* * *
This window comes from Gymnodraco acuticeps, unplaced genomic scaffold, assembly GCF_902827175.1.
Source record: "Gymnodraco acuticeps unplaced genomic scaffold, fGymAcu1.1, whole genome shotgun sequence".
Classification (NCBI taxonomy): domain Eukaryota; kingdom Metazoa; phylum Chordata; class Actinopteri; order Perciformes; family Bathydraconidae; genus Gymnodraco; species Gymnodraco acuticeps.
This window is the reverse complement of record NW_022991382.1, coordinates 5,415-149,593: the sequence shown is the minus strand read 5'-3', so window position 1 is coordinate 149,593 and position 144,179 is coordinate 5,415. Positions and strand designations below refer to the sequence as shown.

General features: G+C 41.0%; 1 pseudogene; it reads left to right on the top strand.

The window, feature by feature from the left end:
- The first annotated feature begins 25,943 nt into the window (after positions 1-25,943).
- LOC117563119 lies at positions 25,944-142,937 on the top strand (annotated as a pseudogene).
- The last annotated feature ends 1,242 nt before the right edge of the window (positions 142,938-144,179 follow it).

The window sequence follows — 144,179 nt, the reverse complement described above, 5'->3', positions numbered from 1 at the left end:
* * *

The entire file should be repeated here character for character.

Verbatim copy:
This window comes from Gymnodraco acuticeps, unplaced genomic scaffold, assembly GCF_902827175.1.
Source record: "Gymnodraco acuticeps unplaced genomic scaffold, fGymAcu1.1, whole genome shotgun sequence".
Classification (NCBI taxonomy): domain Eukaryota; kingdom Metazoa; phylum Chordata; class Actinopteri; order Perciformes; family Bathydraconidae; genus Gymnodraco; species Gymnodraco acuticeps.
This window is the reverse complement of record NW_022991382.1, coordinates 5,415-149,593: the sequence shown is the minus strand read 5'-3', so window position 1 is coordinate 149,593 and position 144,179 is coordinate 5,415. Positions and strand designations below refer to the sequence as shown.

General features: G+C 41.0%; 1 pseudogene; it reads left to right on the top strand.

The window, feature by feature from the left end:
- The first annotated feature begins 25,943 nt into the window (after positions 1-25,943).
- LOC117563119 lies at positions 25,944-142,937 on the top strand (annotated as a pseudogene).
- The last annotated feature ends 1,242 nt before the right edge of the window (positions 142,938-144,179 follow it).

The window sequence follows — 144,179 nt, the reverse complement described above, 5'->3', positions numbered from 1 at the left end: